Mesothelioma is still the biggest workplace killer in the UK As World Cancer Day 2016 was globally marked recently, it materialised that Mesothelioma is still recognised as the biggest workplace killer here in the UK. February the 4th was the annual day that the world came together to acknowledge the disease (in its various shapes and forms) which remains amongst the most significant threats to society’s health, and wherever victims (and survivors) are located on planet earth. And as people from all walks of life observed this 24 hour window of opportunity to propel cancer at the top of the global agenda, in Britain we discovered that asbestos-related cancers pose the most prevalent of threats to the health and wellbeing of British employees. According to the latest figures compiled, in excess of 2,500 employees receive potentially devastating mesothelioma diagnosis each year, although symptoms themselves can take almost four decades to physically present. This fatal form of cancer typically lies dormant in victims’ bodies for any number of years after exposure to asbestos; the cheap and plentiful building material which was in common use throughout the 50s, 60s, 70s and 80s in schools, factories and office buildings, and if and when…

Marshall Island to launch injury claims against Nuclear testing nations

Marshall Island to launch injury claims against Nuclear testing nations In what might be seen as one of the biggest David versus Goliath cases in terms of personal injury claims in a long time, news that the ‘David’-esque Marshall Islands is set to take on the considerable might of ‘Goliath’-like countries such as the UK, India and Pakistan has all the hallmarks of an almost biblical tussle. Whilst personal injury claims (which ultimately lead to some form of financial compensation) usually tend to involve individuals taking on the big boys, rarely do we observe an individual country (albeit a relatively small one) challenging a trio of global power-breakers. But that’s exactly what’s in the claims pipeline (admittedly on a vast scale) if the Marshall Islands receive the green light to take the aforementioned world superpowers (together with a further six countries) to task over the integral parts that all three countries have played in the on-going nuclear arms race which has ravaged this tiny territory in the Pacific Ocean and which is home to a population of just 55,000; spread out over a collection of individual islands. Citing the pivotal roles Britain, India and Pakistan have assumed in direct relation to carrying out…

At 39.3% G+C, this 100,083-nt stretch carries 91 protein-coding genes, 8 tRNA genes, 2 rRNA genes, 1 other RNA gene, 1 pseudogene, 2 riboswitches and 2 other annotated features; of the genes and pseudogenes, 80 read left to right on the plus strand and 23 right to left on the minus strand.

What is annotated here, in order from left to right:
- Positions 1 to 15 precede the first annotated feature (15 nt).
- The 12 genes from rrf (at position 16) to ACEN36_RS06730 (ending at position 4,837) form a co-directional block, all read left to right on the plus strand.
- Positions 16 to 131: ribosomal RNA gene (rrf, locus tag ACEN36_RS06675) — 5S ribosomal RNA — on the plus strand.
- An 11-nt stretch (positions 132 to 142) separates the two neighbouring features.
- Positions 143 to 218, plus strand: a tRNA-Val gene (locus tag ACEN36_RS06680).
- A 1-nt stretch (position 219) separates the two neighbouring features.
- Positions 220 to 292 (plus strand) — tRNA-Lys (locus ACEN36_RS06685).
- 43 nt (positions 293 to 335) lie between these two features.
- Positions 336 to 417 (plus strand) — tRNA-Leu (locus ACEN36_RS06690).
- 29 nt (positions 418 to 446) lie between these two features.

MoD settles £13.5 million personal injury compensation claims filed by civilian staff

MoD settles £13.5 million personal injury compensation claims filed by civilian staff Rarely does the cloak and dagger Ministry of Defence break its silence on what goes on behind closed doors, yet thanks to a successful request under the Freedom of Information Act, one news source has been privy to a spate of accidents which you would be forgiven for thinking have happened in situations beyond the normal call of duty. Like for instance falling out of the top of a bunk bed, walking into windows and injuries sustained by fighting (not in war zones, but) in sumo suits. The Metro recently published the more bizarre list of injuries which collectively led to personal claims totalling some £13.5 million with regards to scrapes which its civilian employees had gotten themselves into. As a direct result of having to fork out for a catalogue of accidents which happened whilst staff were fulfilling the remits of their civilian roles, the MoD has seemingly learned its lesson the hard way and has now put plans into place to flag up potential dangers to employees more clearly in future. Especially in relation to bunk bed entry and existing etiquette and health and safety-obliging protocol, after…